Peace in Yemen seems as distant a possibility as it has ever been. And much as one would like to believe the new UN peace envoy, Martin Griffiths, over the prospect of him presenting a plan to relaunch negotiations within two months, it is unlikely to happen within that period, especially in the wake of the Houthi missile strikes on Saudi Arabia. This may be a pessimistic view but it is certainly grounded in reality. The UN framework for negotiations will simply have to wait until the escalation in hostilities hits a lull — and the two warring parties agree to stop the retaliatory attacks against each other.
Riyadh for one is no mood to hold fire. Its officials — representing the coalition troops fighting the Iran-backed Houthi rebels — have warned that they intend to take peace off the table permanently should the missile attacks on Saudi territory continue. The region cannot afford any more misadventures. Barely a week ago, Saudi forces shot down two drones over its airspace — unmanned aircraft that they claimed had been supplied to the Houthis in Iran. Around the same time the Saudis intercepted ballistic missiles fired from Yemen. The actions of the coalition troops have been fairly well catalogued especially when civilian targets have been hit. Negotiations to end the Yemen war — rooted as it is in the elusive struggle to reach a political settlement in the country — are doomed until more powerful and influential regional players agree to step aside and halt their interference in the conflict for good.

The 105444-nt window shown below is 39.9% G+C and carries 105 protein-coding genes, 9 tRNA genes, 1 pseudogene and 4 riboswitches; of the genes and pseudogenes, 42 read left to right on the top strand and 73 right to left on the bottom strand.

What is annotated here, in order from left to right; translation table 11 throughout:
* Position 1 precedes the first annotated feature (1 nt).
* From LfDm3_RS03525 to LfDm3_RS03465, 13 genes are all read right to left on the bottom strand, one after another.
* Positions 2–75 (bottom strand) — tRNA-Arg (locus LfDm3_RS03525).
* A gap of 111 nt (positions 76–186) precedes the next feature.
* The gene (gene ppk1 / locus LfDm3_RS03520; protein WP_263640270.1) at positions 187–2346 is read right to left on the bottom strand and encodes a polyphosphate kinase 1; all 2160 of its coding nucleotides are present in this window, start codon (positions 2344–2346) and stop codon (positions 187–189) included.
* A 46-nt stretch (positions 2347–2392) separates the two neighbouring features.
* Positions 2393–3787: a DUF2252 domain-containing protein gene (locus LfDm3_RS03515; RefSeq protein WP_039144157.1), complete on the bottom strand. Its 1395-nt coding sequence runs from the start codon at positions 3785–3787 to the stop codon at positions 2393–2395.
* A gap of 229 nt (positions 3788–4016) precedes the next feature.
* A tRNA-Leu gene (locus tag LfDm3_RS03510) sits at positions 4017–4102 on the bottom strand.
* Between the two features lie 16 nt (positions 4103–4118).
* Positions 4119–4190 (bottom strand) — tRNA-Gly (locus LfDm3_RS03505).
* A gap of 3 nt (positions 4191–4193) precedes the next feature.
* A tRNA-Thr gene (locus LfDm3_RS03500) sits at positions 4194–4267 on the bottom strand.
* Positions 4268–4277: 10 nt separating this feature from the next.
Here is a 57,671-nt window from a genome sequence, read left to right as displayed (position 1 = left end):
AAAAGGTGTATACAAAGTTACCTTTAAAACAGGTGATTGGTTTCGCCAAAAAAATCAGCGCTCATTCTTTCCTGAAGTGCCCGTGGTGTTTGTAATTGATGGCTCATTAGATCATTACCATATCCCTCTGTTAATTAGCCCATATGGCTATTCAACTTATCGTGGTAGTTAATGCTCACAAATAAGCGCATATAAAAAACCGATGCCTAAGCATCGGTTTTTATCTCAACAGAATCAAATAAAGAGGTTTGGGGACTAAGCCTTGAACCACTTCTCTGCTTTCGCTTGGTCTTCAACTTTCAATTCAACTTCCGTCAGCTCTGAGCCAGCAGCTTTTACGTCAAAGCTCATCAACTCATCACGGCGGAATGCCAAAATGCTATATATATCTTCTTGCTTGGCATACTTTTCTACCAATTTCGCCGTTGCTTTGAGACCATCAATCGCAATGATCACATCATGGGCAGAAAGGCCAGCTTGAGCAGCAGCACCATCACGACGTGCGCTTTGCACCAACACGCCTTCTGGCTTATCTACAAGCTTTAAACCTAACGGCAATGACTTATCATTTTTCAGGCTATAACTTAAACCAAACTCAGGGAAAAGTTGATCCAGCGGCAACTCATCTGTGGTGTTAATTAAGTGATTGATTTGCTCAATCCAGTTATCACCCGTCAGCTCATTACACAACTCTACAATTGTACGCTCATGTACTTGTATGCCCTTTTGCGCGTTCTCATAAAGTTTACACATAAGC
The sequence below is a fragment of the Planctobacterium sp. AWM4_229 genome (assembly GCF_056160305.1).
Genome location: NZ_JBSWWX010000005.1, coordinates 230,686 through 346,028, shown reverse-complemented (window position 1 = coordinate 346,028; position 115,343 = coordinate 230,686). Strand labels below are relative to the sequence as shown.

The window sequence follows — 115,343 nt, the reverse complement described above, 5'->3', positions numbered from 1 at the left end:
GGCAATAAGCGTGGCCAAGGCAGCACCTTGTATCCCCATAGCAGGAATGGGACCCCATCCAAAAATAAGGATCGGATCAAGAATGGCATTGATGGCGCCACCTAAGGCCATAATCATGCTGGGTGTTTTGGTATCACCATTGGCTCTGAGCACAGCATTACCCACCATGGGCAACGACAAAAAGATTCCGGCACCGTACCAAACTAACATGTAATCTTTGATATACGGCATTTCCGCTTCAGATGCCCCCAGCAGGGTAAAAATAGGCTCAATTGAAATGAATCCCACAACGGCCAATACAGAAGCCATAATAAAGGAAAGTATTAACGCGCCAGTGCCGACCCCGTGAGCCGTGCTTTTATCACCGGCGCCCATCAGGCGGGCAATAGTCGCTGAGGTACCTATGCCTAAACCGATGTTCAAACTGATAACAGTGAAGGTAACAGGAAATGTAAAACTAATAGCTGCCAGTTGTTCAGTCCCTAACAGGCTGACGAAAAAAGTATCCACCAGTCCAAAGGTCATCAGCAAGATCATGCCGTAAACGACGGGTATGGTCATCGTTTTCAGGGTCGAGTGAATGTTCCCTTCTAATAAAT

The conflict has taken a huge toll on the people of Yemen, robbing them of hundreds of precious lives and jeopardising the health of scores more. The improverished country is currently suffering through the world’s worst humanitarian crisis. And it will continue to be that way until geopolitical calculations of the conflict are not cast aside.
Published in The Express Tribune, April 19th, 2018.